A recent study published in the journal Environmental Science & Technology Letters reported that it appears that the group of toxic PFAS chemicals that are licensed and used in fast food packaging could be released and end up in food and beverages
PFAS, commonly referred to as “forever chemicals,” are a series of 14,000-product toxicants that are commonly used to make thousands of consumer products water, stain, and heat-resistant.
These agents, which do not break down naturally, have been linked to diseases such as cancer, liver disease, kidney disease, autoimmune disorders, faecal complications, or a weakened immune system.
PFAS in Food Packaging Warning
This recent study focused on analyzing the subgroups of PFAS called perfluoroalkyl and polyfluoroalkyl, which are used as protective layers in paper and cardboard packaging materials.
These subgroups had been heralded as a safe replacement for a first generation of PFAS compounds, which were largely removed from production in the United States, Canada, and the European Union (EU) due to their high toxicity.
In the paper, the researchers said that “the continued use of PFAS in food packaging should be questioned given the opportunities for release and exposure of the chemicals.”
Miriam Diamond, co-author of the study and a researcher at the University of Toronto said there is a suspicion that FTOH 6:2, which is regularly used in food packaging, and some similar compounds “are no longer added to food packaging” directly, but the presence of these chemicals may be a byproduct of the use of another group of PFASs called fluoropolymers.”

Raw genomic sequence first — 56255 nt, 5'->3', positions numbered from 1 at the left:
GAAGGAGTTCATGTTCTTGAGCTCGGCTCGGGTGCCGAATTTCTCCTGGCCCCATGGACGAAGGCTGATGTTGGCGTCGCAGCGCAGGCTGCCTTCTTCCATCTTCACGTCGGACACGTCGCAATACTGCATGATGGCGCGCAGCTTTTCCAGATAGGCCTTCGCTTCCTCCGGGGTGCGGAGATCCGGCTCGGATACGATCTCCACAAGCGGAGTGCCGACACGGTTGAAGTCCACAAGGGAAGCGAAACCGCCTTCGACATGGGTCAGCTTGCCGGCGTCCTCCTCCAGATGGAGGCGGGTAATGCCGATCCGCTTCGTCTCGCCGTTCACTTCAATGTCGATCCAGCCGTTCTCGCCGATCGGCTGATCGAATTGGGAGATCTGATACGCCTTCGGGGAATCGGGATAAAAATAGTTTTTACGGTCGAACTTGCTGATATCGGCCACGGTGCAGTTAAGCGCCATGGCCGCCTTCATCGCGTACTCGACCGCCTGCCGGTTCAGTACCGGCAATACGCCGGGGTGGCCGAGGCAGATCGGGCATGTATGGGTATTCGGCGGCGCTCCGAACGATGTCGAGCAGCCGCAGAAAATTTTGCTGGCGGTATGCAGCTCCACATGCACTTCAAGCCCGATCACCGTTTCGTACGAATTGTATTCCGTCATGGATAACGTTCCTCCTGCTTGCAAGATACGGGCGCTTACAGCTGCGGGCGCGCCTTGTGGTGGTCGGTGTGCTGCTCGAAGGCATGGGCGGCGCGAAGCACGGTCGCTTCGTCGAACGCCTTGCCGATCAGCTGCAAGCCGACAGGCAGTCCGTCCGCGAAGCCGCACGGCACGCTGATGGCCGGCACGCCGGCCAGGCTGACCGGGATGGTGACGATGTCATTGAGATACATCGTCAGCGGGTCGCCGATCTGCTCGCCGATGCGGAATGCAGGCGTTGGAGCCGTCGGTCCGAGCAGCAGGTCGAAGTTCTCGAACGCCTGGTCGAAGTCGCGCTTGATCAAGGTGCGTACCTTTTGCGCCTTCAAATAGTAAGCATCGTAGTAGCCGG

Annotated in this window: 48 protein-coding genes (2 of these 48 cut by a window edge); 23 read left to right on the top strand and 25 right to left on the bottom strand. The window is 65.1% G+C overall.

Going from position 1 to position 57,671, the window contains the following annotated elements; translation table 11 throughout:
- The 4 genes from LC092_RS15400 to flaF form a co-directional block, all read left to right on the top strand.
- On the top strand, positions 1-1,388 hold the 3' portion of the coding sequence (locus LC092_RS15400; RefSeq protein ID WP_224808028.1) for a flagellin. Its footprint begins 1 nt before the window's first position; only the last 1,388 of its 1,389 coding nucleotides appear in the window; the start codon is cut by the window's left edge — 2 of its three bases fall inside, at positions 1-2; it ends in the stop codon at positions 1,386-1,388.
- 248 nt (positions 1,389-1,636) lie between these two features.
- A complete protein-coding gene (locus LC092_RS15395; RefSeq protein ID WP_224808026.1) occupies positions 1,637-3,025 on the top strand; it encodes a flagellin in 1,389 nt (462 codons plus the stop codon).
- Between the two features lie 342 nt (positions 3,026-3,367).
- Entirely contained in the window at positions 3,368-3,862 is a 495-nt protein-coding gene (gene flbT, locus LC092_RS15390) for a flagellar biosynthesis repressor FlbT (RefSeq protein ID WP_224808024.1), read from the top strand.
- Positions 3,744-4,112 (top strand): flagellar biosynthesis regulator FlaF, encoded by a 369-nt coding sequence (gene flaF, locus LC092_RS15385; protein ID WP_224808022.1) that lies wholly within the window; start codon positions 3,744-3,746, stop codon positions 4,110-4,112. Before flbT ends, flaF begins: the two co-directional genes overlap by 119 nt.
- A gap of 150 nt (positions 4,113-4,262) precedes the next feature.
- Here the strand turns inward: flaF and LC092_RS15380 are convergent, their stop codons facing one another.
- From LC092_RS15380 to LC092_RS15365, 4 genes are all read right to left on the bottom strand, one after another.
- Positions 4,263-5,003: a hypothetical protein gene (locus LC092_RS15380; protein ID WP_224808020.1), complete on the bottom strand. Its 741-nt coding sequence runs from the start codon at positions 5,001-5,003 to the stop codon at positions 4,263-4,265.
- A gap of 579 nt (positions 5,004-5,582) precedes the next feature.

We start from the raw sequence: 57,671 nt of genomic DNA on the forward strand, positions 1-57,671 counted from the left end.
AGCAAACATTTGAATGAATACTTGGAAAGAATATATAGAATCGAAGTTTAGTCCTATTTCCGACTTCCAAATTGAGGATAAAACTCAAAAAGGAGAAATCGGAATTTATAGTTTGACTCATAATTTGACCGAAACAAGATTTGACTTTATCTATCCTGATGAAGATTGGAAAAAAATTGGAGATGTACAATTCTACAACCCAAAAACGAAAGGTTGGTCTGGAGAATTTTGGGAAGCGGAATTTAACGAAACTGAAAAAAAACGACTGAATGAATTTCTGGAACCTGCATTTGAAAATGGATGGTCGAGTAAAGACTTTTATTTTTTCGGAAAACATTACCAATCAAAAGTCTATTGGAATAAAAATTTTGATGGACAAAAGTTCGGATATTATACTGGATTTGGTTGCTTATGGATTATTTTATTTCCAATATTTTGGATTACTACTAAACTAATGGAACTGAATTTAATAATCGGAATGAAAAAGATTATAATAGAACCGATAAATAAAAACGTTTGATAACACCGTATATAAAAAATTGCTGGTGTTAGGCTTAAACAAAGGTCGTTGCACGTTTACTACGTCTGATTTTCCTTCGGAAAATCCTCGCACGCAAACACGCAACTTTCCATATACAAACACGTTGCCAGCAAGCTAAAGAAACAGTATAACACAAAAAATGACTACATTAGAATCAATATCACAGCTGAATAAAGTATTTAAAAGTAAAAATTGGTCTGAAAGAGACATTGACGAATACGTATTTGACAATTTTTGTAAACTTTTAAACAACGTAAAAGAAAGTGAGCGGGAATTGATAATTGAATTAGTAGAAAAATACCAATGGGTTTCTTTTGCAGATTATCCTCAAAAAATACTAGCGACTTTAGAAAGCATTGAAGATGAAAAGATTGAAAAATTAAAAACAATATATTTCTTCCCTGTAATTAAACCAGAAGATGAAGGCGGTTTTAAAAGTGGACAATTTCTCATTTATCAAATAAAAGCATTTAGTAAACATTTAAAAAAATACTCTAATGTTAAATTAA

As several companies have pointed out, fluoropolymers do not make it from meal packaging to food, as they are larger than most other PFASs. However, in its structure, it would contain FTOH 6:2, which, the researcher warned, “can be released after adding the chemical to food packaging.”
For this study, the researchers analyzed 42 containers from popular fast-food restaurants in Canada that serve hamburgers, burritos, salads, fries, doughnuts and other common foods. They found that there was a record of PFAS in about half of the samples.
They then stored eight of the contaminated products in a closed, dark area for two years. They found that there was a drop of up to 85% in PFAS levels, showing that these chemicals do separate from packaging.
“This chemical sticks at much higher rates when it comes into contact with foods or liquids that are acidic or served at high temperatures,” the researcher said.
Study finds PFAS in packaging
In 2020, the US Food and Drug Administration (FDA) entered into a “voluntary agreement” with certain packaging manufacturers to phase out the use of 6:2 FTOH, a fluorotelomer commonly found in food packaging food, over the course of five years.
Industry officials have argued that fluoropolymers do not migrate from food packaging to food because they are larger than most other PFASs. However, study co-author Miriam Diamond explains that 6:2 FTOH can detach from the fluoropolymer after it is added to food packaging due to its large structure, creating a compliance gap.
To investigate further, the researchers stored eight of the PFAS-contaminated products in a dark, enclosed area for two years and found an 85% decrease in PFAS levels, demonstrating that PFAS leaches from the packaging of the food products over time.
The study’s findings could also help companies circumvent the Canadian government’s de minimis levels for PFAS.
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